It should be noted that the sum of resistance of this circuit between points A and B must be a constant value for a given network voltage. Not very large fluctuations in the network voltage and changes in R5 and R resistances will automatically compensate the resistance of 1331 tube, however, e.g. larger changes in R5 resistance must be compensated with R resistor. As for the essential part of the amplifier, as we can see from the complete diagram in Fig. 2, it is very simple.


At the input we have a switch that allows you to quickly transfer the amplifier from one pair of input sockets to another. From the switch, the current of audible frequency runs through the Pot potentiometer, regulating the force, from where it goes to the primary winding of the transformer Tr1, whose secondary winding is the grid circuit of the amplifier's input tube. The potentiometer can be successfully lowered if the audible current source (adapter-microphone) used has its own power regulation. The resistance R2 inserted into the cathode circuit of the first tube gives it the necessary negative pre-netting. The input tube anode through the primary winding Tr2 is connected to the choke Dl, which together with the C2 capacitor is used to smooth the pulsation of the network current. The Tr2 secondary winding has three terminals.

Negative grid voltage of the output tubes is connected to the center of this winding, while the other terminals, on which we receive alternating voltages of amplified currents with a phase shift of 1800 are connected respectively to the grids of these tubes. From the above, we can see that the output tubes work here in a symmetrical anti-push system, so-called "Class A". The anode currents of these tubes, or rather the variable components of these currents, add up in the "Transformer" output transformer, whose primary winding is also divided into two sections, attached to the anodes of both tubes in opposite directions. Since the phases of these currents are also opposite, so the magnetic fluxes generated by them in the core have the same directions, and therefore they add up. On the secondary side, the output transformer has 2 windings: for a low and high-resistance loudspeaker with branches, which again allows the transformer to be adapted to the loudspeaker.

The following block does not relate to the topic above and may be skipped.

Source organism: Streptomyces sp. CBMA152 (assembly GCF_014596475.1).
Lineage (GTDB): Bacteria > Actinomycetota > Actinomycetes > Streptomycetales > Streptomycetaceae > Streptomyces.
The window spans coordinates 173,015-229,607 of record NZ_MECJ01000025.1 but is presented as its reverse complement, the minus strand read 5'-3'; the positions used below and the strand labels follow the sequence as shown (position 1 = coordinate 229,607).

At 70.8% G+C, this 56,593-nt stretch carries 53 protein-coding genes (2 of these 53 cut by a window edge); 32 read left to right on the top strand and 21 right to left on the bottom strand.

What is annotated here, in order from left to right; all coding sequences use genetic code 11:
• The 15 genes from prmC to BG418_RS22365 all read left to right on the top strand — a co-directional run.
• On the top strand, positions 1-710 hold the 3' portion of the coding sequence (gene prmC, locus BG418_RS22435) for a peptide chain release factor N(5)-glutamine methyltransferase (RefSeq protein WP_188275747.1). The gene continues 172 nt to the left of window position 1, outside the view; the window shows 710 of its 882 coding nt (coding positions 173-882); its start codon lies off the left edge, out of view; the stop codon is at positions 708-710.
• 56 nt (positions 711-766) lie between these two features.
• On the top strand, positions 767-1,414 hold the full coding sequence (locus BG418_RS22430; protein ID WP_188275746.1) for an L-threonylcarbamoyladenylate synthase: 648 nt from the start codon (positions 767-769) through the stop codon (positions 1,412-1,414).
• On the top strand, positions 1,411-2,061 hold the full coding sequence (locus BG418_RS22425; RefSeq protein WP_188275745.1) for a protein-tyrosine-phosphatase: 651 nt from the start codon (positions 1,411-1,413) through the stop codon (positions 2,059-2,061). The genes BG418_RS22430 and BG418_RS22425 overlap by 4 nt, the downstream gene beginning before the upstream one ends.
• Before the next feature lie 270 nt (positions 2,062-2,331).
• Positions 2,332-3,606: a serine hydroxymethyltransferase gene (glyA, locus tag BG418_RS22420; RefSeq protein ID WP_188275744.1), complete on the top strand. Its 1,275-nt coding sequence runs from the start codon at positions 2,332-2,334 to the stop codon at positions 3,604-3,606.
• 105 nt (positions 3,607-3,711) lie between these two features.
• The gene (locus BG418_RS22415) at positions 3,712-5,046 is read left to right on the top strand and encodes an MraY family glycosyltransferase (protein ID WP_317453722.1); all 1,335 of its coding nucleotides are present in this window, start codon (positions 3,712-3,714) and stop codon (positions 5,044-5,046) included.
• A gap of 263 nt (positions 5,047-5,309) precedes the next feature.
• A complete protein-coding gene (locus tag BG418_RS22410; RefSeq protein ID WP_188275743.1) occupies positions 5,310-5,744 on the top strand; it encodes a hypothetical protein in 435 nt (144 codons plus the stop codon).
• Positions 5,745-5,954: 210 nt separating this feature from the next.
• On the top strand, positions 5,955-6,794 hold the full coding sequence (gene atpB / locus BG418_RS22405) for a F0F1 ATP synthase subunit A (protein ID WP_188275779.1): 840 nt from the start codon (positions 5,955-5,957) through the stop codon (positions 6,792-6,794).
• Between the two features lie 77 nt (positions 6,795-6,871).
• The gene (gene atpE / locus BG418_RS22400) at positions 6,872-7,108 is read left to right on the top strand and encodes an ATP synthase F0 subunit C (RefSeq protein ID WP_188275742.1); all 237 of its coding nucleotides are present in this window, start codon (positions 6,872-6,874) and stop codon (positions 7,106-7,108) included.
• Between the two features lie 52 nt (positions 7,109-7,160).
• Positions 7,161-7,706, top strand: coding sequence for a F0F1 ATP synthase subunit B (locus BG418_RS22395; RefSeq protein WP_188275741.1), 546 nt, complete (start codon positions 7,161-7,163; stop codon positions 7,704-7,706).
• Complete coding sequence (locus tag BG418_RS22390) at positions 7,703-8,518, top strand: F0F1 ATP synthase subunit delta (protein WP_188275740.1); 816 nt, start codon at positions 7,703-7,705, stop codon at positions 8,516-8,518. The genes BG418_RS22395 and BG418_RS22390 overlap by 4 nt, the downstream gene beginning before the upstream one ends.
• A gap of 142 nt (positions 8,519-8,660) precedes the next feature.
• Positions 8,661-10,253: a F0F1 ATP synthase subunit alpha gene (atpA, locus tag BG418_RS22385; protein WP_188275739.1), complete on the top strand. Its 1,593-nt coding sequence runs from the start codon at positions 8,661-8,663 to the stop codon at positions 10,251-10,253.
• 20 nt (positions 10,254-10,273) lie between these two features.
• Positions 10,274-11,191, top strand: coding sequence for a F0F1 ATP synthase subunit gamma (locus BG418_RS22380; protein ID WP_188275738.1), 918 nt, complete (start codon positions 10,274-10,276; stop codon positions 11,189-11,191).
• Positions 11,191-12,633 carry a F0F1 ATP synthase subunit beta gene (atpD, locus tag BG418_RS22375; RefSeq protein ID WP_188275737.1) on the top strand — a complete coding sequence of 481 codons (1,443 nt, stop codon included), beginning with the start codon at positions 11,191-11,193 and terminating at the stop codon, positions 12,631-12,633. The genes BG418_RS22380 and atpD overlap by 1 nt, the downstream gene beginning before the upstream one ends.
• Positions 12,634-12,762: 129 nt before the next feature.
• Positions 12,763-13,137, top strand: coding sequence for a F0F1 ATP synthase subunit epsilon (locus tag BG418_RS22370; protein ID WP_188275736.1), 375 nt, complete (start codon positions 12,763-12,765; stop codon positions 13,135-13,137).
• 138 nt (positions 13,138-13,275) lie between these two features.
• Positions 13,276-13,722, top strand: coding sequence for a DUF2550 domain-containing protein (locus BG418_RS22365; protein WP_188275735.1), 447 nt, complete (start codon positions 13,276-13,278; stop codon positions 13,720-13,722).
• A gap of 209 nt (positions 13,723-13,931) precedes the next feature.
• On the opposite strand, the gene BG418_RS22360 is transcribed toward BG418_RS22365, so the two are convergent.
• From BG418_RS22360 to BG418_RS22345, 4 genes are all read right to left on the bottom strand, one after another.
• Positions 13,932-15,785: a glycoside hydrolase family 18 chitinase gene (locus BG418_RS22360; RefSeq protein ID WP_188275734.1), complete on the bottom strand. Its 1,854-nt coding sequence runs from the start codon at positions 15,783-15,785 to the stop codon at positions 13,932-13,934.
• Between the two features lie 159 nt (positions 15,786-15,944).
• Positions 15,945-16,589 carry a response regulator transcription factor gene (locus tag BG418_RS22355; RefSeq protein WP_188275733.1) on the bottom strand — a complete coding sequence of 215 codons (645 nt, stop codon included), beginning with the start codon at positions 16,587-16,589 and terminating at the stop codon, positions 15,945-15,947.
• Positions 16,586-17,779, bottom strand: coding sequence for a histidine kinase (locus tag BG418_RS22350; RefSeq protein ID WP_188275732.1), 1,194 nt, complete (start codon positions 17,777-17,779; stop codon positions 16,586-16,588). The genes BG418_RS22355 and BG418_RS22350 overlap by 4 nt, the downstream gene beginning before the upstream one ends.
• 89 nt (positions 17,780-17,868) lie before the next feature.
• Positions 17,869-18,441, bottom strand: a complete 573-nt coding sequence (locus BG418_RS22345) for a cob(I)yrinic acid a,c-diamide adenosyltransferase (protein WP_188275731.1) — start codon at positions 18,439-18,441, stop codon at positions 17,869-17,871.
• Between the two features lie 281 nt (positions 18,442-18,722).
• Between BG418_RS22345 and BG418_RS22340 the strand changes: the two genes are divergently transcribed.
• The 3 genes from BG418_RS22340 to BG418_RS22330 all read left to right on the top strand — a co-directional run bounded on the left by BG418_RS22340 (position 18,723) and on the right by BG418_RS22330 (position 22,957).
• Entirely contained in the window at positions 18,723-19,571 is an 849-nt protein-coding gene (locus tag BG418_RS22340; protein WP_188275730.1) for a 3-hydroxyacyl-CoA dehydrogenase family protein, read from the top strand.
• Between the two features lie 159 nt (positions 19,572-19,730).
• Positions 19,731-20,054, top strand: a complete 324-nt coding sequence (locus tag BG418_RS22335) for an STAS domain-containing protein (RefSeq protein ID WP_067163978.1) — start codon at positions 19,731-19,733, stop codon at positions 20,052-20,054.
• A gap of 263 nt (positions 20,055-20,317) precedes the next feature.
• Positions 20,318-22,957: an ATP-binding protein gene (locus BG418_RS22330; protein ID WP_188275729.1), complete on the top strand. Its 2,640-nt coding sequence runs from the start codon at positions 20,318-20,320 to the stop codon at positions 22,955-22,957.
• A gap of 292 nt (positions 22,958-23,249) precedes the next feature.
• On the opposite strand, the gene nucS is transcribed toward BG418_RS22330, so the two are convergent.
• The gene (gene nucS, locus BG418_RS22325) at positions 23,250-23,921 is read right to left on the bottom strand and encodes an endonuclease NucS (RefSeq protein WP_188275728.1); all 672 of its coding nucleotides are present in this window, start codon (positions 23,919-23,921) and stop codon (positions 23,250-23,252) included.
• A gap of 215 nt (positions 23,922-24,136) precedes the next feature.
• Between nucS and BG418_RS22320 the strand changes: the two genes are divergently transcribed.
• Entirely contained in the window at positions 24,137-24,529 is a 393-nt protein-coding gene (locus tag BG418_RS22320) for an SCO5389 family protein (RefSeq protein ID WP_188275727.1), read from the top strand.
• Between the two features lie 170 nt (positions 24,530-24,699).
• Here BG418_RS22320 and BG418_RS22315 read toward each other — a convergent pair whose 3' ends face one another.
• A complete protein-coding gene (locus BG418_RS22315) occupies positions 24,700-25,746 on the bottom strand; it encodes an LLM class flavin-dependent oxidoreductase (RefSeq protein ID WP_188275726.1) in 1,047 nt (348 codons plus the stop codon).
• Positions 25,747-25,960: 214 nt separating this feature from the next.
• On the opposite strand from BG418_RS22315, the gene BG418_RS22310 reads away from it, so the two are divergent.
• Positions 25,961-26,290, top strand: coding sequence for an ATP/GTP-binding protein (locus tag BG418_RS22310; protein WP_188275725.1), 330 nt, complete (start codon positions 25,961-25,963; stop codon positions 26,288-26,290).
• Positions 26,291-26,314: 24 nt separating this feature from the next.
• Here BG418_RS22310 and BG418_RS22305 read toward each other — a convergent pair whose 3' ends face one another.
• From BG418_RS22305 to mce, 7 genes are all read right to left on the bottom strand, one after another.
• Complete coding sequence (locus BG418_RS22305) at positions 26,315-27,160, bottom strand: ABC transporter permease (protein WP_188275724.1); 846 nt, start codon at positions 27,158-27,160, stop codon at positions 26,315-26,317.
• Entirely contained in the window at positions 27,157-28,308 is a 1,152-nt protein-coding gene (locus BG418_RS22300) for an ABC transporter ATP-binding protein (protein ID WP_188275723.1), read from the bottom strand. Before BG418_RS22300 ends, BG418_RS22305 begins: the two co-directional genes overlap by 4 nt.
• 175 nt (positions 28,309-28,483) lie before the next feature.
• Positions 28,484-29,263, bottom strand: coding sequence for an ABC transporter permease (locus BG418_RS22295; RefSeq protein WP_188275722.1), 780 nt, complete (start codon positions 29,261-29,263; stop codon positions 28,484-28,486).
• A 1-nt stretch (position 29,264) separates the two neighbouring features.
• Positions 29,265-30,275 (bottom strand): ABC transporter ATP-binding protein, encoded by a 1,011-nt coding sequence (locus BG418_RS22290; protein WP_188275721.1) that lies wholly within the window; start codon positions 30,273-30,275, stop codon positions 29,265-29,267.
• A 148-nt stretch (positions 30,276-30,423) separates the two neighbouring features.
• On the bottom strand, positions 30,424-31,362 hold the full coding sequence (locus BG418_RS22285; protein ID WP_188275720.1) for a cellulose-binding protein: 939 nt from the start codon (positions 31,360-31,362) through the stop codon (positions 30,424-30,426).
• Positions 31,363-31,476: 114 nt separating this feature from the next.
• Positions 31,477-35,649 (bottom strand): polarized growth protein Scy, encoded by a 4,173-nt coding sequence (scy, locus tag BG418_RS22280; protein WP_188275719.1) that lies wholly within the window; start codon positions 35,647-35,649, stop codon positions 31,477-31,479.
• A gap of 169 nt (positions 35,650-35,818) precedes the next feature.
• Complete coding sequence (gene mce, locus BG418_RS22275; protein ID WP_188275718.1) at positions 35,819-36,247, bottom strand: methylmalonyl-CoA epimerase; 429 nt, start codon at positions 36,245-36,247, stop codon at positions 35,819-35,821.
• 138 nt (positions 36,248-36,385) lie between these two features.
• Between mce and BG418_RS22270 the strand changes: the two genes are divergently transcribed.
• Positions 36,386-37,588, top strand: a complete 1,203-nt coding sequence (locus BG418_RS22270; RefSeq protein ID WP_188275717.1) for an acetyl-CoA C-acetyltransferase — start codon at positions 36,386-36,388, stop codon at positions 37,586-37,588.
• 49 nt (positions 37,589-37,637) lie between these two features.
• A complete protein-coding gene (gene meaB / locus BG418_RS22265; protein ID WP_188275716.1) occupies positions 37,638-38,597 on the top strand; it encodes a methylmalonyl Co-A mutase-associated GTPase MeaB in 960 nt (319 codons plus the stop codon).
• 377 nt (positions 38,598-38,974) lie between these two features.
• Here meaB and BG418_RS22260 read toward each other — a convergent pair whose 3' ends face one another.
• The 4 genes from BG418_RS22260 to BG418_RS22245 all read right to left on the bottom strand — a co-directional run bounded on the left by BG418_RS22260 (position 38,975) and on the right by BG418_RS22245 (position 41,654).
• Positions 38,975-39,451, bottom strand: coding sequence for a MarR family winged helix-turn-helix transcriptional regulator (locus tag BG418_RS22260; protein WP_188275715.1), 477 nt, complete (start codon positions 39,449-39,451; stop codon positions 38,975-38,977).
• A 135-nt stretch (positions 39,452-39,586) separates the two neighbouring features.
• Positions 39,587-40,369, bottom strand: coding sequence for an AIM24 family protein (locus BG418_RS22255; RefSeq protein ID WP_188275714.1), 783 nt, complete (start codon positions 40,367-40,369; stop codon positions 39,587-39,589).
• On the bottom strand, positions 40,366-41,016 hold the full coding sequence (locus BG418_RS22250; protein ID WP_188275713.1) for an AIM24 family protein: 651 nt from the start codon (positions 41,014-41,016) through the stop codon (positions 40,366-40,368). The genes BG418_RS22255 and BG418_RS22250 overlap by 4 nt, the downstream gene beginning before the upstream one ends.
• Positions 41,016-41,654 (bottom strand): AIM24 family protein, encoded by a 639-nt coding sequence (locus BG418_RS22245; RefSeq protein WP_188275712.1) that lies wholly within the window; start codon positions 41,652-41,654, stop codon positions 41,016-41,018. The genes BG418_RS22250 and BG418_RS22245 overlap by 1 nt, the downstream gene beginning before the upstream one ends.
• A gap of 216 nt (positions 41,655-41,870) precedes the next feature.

The above described system of output tubes is known to have exceptional uniformity of gain, and most importantly, it does not require high anode voltages. In the above considerations, we omitted R1-C1 and R6-C3, which, as shown in the diagram, are used to filter individual grid voltages; it should be noted that the anode voltage of the end tubes is not filtered at all here, because its pulsations cancel each other out on the output transformer, and even bypassing the resistance R6 and directly connecting the center of the secondary winding Tr2 to the minus of the network is simply not felt.